It's an idea with good intentions and documented bad outcomes. Concerned students should talk to…
When Diversity Breaks the Bank
When Diversity Breaks the Bank
by Ellen Schutt
At the University of Wisconsin-Madison diversity and inclusion have been the hot topics lately. With hate and bias incident reports sky rocketing over the past two years, many are looking for solutions to the problems. UW-Madison has created a new program called Our Wisconsin, a pilot program to get people talking about the campus climate. During fall of 2016 they held their first session where students were invited to come and talk about what had been happening on campus regarding many highly reported incidents.
Our Wisconsin is the new all student inclusion program whose mission is to provide UW-Madison students with an understanding about culture, identity, and difference, as well as the skills and commitment to create a community that is inclusive for all people. The group’s vision is to have a campus community where all students are welcomed, valued, and supported as they live the Wisconsin experience.
This upcoming fall, Our Wisconsin will be incorporated into Student Orientation, Advising and Registration, which is freshmen orientation at the UW. They are also hoping to extend the program to Greek life, as well as student athletes and the school band members. This program seems to be a hit with its creators and people interested in the campus climate environment because of its focus on diversity, inclusion, and education of students.
The organizers fail to mention that the expansion of Our Wisconsin will cost an extra $240,000 to implement with new staff hiring’s and facilitators of the program receiving pay. At a time when the UW School System is asking for more money from the state for operational funding, they are spending more money on training students how to act around peers from different backgrounds. I thought that was just called common sense decency? I guess they don’t teach that at home anymore.
We have seen a movement across the U.S. to use tax dollars to fund liberal diversity programs. For example, The University of Michigan-Ann Arbor is investing $85 million in a diversity program that will be rolled out over the next five years to promote diversity and inclusion on campus all the while it is raising tuition for its students. Virginia Tech is also expanding its diversity and inclusion program to foster inclusive environments on campus. The University of Texas at Austin’s Diversity Education Initiatives (DEI) promotes learning that fosters a climate of inclusiveness. DEI provides diversity education through consultation and educational programs on campus and in the community. The California State University at Long Beach diversity program aims to provide leadership and direction to achieve a positive, continuing, and vigorous campus nondiscrimination ad equal opportunity program. We can see this epidemic of funding diversity programs at state funded universities across the nation.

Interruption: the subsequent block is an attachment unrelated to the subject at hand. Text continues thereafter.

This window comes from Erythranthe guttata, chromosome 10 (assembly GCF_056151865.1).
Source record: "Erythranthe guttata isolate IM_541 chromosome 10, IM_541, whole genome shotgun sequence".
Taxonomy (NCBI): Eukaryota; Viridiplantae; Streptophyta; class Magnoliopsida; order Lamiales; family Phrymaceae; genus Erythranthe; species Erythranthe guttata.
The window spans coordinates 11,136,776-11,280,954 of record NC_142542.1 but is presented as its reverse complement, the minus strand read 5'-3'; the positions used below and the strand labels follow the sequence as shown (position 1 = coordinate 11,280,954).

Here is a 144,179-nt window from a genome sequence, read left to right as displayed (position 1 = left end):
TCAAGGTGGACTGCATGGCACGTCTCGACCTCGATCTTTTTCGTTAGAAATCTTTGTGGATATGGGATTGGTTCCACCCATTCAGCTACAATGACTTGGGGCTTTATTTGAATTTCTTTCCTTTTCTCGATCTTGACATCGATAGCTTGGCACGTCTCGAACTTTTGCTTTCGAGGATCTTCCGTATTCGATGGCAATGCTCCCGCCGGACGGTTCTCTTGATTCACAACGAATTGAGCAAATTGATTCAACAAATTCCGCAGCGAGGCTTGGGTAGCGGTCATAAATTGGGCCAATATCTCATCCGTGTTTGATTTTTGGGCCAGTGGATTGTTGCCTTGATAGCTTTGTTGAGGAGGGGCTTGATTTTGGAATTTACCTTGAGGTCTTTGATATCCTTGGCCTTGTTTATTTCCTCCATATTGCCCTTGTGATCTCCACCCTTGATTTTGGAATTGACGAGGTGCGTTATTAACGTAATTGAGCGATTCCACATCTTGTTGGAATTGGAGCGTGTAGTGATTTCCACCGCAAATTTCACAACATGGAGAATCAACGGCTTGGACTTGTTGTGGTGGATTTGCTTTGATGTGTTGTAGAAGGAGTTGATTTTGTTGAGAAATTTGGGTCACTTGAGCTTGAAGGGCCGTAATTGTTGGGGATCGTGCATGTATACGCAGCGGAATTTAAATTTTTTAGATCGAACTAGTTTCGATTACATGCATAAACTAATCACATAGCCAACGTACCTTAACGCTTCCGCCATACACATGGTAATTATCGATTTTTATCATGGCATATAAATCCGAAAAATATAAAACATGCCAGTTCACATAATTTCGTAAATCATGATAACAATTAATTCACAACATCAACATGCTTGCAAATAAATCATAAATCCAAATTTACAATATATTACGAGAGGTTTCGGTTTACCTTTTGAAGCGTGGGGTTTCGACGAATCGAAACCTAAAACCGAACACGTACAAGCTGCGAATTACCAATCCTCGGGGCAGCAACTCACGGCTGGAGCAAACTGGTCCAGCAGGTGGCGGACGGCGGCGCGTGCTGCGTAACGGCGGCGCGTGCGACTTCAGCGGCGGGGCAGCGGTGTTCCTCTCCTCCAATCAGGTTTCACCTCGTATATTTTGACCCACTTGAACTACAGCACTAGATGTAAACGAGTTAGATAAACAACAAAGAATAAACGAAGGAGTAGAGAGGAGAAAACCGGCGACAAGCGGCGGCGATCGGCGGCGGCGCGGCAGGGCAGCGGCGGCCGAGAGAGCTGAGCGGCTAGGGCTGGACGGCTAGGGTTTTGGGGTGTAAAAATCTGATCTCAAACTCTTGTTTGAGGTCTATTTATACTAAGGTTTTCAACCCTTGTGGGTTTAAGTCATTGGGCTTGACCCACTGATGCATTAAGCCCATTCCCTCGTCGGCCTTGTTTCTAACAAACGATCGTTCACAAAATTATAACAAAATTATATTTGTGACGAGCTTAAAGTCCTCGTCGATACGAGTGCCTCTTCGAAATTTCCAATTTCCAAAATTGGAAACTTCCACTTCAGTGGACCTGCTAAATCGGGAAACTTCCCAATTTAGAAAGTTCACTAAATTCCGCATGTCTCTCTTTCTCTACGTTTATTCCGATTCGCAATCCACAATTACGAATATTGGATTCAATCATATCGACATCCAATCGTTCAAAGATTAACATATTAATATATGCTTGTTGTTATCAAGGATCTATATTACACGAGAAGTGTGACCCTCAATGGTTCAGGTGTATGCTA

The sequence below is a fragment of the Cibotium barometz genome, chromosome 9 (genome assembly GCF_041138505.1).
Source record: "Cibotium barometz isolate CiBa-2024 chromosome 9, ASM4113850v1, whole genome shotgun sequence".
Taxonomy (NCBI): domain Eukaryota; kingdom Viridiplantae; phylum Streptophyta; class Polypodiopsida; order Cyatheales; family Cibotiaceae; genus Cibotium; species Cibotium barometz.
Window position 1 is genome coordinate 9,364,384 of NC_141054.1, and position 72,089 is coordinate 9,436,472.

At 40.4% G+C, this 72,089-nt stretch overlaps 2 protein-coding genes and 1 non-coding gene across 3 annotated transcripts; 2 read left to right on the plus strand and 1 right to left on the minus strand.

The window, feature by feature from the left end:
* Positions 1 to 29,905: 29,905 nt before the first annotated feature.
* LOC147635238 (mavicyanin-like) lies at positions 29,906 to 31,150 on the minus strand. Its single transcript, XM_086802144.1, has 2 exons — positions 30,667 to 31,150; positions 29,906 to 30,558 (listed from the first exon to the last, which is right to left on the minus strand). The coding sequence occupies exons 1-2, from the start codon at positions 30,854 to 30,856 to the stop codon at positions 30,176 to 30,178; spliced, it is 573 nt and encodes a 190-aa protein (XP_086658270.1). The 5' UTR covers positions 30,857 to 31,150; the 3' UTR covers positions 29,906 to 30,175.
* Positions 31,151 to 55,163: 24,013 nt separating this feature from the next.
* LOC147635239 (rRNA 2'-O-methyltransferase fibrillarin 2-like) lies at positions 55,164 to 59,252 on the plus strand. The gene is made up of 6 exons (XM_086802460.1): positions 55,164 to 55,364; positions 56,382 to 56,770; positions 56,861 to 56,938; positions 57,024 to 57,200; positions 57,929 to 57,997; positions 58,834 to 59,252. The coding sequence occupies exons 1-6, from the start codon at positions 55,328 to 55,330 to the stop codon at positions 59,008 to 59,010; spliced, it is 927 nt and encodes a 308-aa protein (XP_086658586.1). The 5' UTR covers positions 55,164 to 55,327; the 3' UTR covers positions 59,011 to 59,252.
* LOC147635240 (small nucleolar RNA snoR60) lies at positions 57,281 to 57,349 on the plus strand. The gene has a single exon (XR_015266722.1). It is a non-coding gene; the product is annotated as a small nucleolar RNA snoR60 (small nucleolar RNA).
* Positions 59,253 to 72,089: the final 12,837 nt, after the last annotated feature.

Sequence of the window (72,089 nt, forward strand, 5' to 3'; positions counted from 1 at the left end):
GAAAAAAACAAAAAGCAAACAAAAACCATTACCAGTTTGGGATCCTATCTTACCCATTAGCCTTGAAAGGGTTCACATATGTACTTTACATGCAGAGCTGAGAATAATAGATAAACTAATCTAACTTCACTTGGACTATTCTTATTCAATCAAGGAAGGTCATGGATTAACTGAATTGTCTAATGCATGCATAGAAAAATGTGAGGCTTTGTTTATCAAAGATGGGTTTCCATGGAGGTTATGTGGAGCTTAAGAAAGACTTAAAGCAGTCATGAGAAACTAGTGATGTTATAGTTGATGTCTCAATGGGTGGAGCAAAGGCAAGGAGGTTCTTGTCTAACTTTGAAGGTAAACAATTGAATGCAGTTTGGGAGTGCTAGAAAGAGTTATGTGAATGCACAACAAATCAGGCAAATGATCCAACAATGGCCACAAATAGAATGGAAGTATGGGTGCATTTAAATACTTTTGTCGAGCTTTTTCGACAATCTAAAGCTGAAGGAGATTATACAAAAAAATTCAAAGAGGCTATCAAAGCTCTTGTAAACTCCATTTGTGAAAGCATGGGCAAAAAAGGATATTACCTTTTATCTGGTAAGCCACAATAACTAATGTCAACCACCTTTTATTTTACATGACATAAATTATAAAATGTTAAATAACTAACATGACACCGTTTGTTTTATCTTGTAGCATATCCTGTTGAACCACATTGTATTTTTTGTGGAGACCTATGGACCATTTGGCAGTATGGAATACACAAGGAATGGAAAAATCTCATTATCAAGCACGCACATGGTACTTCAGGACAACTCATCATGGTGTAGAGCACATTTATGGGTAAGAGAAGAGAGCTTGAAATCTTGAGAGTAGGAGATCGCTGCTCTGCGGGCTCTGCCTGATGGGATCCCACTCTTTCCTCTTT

Wisconsin is trying to follow in the footsteps of other universities that are clearly overstepping their boundaries. UW-Madison can’t expect to receive more money from the state every year when they spend it on programs that promote a certain viewpoint in life. It is clear that this program is not educational as the university would like everyone to believe, but actually the indoctrination of the students to a leftist agenda.
All the while UW has lost its top five research title in the country, dropped from the top 10 best Universities in the World and seen a decline in admissions. We have seen this trend occur at other universities that promote diversity over education as well. Maybe the university should focus on its educational status rather than promoting its PC culture to incoming freshmen and belittling those who disagree with their liberal ideology. It’s a shame that they focus so much attention on micro-aggressions and feelings and forget about academic success in education. Universities should be spaces full of diverse intellectual thought and ideas.
Ellen Schutt, a 2017 CBLPI Fellow, is a student at University of Wisconsin-Madison